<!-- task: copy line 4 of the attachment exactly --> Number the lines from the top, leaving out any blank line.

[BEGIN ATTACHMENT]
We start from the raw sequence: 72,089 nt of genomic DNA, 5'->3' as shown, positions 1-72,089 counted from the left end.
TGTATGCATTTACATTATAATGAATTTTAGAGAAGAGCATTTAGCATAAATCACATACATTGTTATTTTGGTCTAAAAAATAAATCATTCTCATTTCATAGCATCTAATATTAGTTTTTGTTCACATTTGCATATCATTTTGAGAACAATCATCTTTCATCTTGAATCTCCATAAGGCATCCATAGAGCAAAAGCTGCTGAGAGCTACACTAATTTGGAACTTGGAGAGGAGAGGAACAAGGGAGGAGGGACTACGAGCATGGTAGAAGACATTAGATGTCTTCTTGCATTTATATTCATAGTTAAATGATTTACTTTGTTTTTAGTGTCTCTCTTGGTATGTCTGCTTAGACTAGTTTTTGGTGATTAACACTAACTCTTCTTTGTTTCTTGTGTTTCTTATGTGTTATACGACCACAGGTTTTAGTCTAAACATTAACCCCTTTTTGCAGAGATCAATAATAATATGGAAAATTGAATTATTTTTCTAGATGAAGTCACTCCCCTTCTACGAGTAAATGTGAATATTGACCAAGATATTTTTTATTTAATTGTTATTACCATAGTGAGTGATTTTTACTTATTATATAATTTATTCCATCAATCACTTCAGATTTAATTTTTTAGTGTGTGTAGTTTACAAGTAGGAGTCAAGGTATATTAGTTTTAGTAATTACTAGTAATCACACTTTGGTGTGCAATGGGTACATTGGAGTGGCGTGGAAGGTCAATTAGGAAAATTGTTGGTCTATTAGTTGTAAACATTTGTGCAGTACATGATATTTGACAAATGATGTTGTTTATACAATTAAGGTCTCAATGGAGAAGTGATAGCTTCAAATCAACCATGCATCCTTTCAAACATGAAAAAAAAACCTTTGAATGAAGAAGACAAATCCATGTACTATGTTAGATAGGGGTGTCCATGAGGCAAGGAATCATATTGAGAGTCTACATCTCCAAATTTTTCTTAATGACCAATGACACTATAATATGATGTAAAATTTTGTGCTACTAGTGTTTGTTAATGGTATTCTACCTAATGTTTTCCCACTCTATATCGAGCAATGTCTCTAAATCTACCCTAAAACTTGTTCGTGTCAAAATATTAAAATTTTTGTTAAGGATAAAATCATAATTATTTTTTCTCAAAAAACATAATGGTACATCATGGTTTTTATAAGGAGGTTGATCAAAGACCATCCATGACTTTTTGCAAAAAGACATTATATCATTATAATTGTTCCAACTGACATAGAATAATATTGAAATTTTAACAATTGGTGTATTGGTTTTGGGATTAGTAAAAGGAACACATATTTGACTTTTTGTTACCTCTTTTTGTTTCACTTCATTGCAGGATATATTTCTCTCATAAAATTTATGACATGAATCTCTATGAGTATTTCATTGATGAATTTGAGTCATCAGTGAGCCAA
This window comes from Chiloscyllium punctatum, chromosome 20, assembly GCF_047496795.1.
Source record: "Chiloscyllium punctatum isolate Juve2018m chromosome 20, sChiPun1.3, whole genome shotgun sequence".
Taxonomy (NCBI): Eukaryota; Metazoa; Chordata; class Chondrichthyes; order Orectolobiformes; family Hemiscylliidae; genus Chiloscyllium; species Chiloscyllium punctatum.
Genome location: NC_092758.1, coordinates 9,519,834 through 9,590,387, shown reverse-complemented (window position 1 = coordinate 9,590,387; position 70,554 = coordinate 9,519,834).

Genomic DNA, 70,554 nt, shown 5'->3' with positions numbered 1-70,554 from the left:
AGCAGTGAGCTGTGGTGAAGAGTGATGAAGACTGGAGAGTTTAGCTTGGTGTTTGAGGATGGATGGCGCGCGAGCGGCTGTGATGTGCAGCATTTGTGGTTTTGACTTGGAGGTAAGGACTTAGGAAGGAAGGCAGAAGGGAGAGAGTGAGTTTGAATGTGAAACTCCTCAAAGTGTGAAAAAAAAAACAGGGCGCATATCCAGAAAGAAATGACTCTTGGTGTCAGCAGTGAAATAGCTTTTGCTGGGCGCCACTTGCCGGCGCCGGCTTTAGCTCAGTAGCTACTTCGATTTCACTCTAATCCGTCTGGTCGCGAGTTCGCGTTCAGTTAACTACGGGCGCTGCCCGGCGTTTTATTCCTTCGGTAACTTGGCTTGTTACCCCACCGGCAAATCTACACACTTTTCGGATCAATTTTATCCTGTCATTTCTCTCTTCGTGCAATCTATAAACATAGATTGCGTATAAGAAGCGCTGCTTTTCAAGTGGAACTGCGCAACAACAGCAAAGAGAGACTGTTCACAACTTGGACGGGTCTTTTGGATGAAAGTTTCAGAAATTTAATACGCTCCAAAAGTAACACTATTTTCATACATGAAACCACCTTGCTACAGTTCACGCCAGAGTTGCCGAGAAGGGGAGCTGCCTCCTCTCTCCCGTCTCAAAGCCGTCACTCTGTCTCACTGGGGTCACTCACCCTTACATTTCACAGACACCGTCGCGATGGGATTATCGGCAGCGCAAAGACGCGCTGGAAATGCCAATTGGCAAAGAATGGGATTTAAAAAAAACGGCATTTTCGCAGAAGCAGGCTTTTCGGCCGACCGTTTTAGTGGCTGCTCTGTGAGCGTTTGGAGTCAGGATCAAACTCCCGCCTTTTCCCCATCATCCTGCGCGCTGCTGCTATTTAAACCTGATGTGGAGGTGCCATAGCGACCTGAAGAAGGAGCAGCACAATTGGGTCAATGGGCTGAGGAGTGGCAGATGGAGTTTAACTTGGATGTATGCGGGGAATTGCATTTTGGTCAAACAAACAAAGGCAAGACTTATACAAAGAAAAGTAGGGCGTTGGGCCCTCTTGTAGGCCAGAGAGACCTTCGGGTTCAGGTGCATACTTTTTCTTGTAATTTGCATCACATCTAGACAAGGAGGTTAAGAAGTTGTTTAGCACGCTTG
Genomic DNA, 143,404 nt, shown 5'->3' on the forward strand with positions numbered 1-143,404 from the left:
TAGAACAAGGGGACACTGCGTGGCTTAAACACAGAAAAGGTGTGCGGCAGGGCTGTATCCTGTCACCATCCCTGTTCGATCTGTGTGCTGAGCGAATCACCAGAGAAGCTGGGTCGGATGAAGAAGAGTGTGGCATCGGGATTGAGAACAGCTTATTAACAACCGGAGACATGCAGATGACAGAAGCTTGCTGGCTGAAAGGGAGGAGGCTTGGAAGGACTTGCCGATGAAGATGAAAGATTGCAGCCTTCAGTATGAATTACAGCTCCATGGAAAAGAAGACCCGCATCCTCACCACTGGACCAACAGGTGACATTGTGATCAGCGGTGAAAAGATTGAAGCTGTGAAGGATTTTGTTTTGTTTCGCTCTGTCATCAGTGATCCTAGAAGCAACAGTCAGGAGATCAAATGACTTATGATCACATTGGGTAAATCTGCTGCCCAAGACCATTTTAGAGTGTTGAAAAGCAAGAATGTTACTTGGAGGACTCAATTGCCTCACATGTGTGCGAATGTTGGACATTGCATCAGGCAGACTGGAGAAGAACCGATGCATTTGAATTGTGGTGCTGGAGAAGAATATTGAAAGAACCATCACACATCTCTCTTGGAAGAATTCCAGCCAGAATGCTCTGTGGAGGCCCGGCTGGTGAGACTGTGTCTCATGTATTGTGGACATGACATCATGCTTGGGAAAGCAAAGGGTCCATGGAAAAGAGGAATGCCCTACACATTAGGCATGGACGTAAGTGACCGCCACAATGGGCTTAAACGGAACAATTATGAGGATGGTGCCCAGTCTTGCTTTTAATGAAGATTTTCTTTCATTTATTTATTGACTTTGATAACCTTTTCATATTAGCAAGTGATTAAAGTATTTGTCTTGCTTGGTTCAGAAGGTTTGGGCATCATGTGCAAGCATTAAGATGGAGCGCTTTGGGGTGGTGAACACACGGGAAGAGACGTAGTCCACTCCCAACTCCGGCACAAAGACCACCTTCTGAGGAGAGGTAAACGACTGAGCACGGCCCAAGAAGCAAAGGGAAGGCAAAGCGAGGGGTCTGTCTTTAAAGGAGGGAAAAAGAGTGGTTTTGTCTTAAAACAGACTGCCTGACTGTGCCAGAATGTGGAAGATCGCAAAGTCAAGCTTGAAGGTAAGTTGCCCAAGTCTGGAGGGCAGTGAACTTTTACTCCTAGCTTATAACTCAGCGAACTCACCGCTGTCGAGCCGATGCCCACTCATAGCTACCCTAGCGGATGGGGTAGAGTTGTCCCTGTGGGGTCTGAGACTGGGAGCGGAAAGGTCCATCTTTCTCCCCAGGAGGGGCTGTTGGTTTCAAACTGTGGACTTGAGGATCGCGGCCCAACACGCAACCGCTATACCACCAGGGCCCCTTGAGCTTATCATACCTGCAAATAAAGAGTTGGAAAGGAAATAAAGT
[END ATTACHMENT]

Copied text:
Source record: "Chiloscyllium punctatum isolate Juve2018m chromosome 20, sChiPun1.3, whole genome shotgun sequence".